Out of Time
[DVD-Audio / CD Edition]
First Appeared in The Music Box, March 2005, Volume 12, #3
Written by John Metzger
During the 2 ˝ years that preceded the release of Out of Time, R.E.M. spent an exhausting 10 months on the road, took a lengthy sabbatical, and continued to develop the concepts and ideas that it had initiated on Green, its major label debut. For once, both the critics and the public at large agreed — R.E.M. was onto something, and just as Green had propelled the group beyond the confines of its cult-ish following, Out of Time transformed the ensemble into a superstar act. To feed its growing penchant for lush arrangements, however, the band employed, for the first time, an extensive supporting cast that included the B-52s’ Kate Pierson, rapper KRS-One, The dBs’ Peter Holsapple, a 9-piece string section, a saxophonist, and a flugelhorn player. Even so, Out of Time wasn’t truly a bold new beginning for R.E.M.; instead musically speaking, it highlighted a broadening of the collective’s palette — the Doors-ian poetry of Belong and the Neil Young-inspired haze of Country Feedback, for example — as well as a refinement of its previous endeavors. The adornment of pedal steel that shaded World Leader Pretend was reprised on Country Feedback and Texarkana, and the latter song was itself a throwback to the group’s second outing Reckoning. Elsewhere, the ornamental mandolin accompaniments from You Are the Everything and Hairshirt formed the basis of Losing My Religion; and the bubbly goo of Stand blossomed into the sugary sweetness of Shiny Happy People. Of course, just as Green provided clues as to where R.E.M. would soon head, Out of Time laid a similar series of stepping stones to the future. The moody atmospherics of Low, for example, paved the way for much of Automatic for the People, and the baroque-flavored, Beach Boys-inspired swirl of Near Wild Heaven and Endgame would be explored further on Up.
Lyrically, however, Out of Time was a bit of a departure in that after the opening one-two punch of Radio Song and Losing My Religion — which respectively attacked the blatant manipulation of the masses by popular culture and addressed Michael Stipe’s loss of faith in his ability to make a difference via his chosen art form — R.E.M. shed its politically-slanted inclinations in favor of ruminations on affairs of the heart. "The world is collapsing around our ears/I turned up the radio/But I can’t hear it" Stipe sang as he, Mike Mills, Peter Buck, and Bill Berry joined the mainstream in an attempt to subvert it, opting instead to deliver their addresses on the state of the world through a myriad of video clips, interviews, and stage banter. The increasingly personal lyrics — most of which were penned from a subjective, first-person perspective — and the clarity of Stipe’s vocals spawned a plethora of rumors, but the switch had more to do with his newfound confidence than it did with a desire to divulge some deep, dark secret. More importantly, it opened a new avenue of honest, emotional directness for him to pursue, and as he began fusing personal issues with socio-political commentary, his songs not only made room systemically for multiple interpretations, but they also resonated with certain truths about the nature of life. In other words, Out of Time, much like Green, was another transitional effort on which R.E.M. pushed to define itself within a new, studio-oriented framework. Although the band was nearly swallowed by its success, it wisely opted not to tour in support of the outing, thereby allowing its full-fledged maturation to come to fruition on its subsequent masterpiece Automatic for the People.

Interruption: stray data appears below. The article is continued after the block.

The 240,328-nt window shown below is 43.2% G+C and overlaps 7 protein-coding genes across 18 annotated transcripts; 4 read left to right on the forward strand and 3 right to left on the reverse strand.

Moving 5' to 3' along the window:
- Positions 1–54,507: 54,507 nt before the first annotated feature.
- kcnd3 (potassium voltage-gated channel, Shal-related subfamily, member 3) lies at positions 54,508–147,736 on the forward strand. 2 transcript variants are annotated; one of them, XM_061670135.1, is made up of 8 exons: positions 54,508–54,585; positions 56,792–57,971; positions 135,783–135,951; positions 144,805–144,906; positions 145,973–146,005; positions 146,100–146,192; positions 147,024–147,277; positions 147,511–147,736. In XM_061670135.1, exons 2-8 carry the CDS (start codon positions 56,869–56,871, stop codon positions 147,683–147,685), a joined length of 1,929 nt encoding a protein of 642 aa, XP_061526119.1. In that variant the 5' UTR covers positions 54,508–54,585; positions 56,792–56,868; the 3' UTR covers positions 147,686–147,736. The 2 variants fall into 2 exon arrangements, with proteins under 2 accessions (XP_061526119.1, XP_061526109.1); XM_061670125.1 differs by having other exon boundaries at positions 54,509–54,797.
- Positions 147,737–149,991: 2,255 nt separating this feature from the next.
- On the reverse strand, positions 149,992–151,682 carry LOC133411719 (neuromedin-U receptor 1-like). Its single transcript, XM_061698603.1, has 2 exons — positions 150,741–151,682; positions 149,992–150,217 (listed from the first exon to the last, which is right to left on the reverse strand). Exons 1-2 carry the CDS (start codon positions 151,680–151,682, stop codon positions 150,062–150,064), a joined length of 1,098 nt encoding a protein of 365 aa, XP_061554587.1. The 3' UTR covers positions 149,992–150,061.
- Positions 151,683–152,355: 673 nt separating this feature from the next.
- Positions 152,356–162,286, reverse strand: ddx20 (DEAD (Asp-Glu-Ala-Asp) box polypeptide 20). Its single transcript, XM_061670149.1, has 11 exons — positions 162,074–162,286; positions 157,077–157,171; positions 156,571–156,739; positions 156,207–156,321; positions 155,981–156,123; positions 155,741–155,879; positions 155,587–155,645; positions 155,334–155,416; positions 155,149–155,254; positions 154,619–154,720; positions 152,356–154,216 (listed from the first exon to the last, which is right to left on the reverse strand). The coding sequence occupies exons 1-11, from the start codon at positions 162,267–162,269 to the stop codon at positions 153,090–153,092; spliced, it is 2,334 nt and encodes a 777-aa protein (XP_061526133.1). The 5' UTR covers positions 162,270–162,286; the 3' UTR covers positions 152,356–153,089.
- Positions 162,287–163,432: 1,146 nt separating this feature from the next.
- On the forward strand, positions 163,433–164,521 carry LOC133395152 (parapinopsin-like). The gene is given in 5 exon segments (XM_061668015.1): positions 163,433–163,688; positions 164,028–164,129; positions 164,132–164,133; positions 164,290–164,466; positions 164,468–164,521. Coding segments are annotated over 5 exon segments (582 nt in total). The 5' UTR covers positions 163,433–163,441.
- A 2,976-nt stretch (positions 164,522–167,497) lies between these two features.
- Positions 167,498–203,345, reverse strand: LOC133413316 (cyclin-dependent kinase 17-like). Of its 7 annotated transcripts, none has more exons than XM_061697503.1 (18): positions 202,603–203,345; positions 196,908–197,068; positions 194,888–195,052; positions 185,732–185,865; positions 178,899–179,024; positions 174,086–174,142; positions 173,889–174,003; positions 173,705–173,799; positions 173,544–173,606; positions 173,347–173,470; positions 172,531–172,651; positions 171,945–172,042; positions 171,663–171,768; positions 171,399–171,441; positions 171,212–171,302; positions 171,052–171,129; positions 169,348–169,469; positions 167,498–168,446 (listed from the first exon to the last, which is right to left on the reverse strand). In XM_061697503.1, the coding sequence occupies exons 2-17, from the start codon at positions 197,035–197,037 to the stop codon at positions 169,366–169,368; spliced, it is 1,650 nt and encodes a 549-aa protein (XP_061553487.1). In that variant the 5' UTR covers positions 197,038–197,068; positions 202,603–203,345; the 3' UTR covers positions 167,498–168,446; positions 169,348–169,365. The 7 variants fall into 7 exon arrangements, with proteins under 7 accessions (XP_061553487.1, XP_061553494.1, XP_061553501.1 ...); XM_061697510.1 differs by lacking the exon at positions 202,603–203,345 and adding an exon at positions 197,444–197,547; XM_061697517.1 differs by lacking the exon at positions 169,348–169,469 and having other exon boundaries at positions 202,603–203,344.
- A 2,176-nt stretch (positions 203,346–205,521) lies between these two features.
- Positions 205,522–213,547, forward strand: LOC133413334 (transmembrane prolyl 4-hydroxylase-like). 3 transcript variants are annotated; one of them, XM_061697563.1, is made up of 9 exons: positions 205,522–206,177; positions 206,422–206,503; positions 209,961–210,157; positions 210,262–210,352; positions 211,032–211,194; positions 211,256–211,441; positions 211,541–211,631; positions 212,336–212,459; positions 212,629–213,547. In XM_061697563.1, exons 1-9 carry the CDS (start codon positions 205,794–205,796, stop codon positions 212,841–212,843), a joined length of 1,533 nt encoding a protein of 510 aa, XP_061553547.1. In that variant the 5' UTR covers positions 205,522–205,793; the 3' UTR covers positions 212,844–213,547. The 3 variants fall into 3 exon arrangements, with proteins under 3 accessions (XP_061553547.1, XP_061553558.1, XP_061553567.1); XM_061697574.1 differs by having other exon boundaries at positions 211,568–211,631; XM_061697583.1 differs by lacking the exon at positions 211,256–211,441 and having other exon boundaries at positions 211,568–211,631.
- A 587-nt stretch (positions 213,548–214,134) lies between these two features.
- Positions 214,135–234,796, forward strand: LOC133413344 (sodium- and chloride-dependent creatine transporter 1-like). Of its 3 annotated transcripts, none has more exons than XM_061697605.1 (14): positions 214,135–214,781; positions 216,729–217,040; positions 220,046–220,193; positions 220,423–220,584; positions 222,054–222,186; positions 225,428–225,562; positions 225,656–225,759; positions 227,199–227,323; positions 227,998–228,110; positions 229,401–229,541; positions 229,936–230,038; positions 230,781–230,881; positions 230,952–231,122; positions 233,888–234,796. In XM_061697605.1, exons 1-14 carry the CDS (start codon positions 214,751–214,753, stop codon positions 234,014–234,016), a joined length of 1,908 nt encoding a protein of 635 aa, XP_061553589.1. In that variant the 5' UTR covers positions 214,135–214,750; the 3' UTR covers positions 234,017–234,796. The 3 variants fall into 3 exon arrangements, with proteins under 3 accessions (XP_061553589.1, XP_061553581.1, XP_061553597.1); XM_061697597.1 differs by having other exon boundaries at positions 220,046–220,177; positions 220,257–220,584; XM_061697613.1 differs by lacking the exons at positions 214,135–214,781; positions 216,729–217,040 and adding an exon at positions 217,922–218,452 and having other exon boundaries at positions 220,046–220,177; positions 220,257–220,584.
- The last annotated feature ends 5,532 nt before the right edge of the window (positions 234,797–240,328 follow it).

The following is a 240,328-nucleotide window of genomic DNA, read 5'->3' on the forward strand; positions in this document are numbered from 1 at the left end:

The recent reissue of Out of Time features a run-of-the-mill documentary about the making of the album along with the controversial, but strangely compelling, music video for Losing My Religion. As for the DVD-Audio rendition of the effort, it unfortunately doesn’t benefit nearly as much from the enhanced sonic features of its new, surround sound mix as much as some of the band’s other endeavors have. Although the abundance of instruments are spread across the entire aural spectrum — a baritone saxophone is placed in one corner, a jangly guitar accompaniment rattles around another, and the string section peeks quietly around the corners — the embellishments feel superficial and cosmetic rather than like organically-derived progressions.
Of Further Interest...
Out of Time is available from Barnes & Noble.
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1 Star: Pitiful
2 Stars: Listenable
3 Stars: Respectable
4 Stars: Excellent
5 Stars: Can't Live Without It!!
Copyright © 2005 The Music Box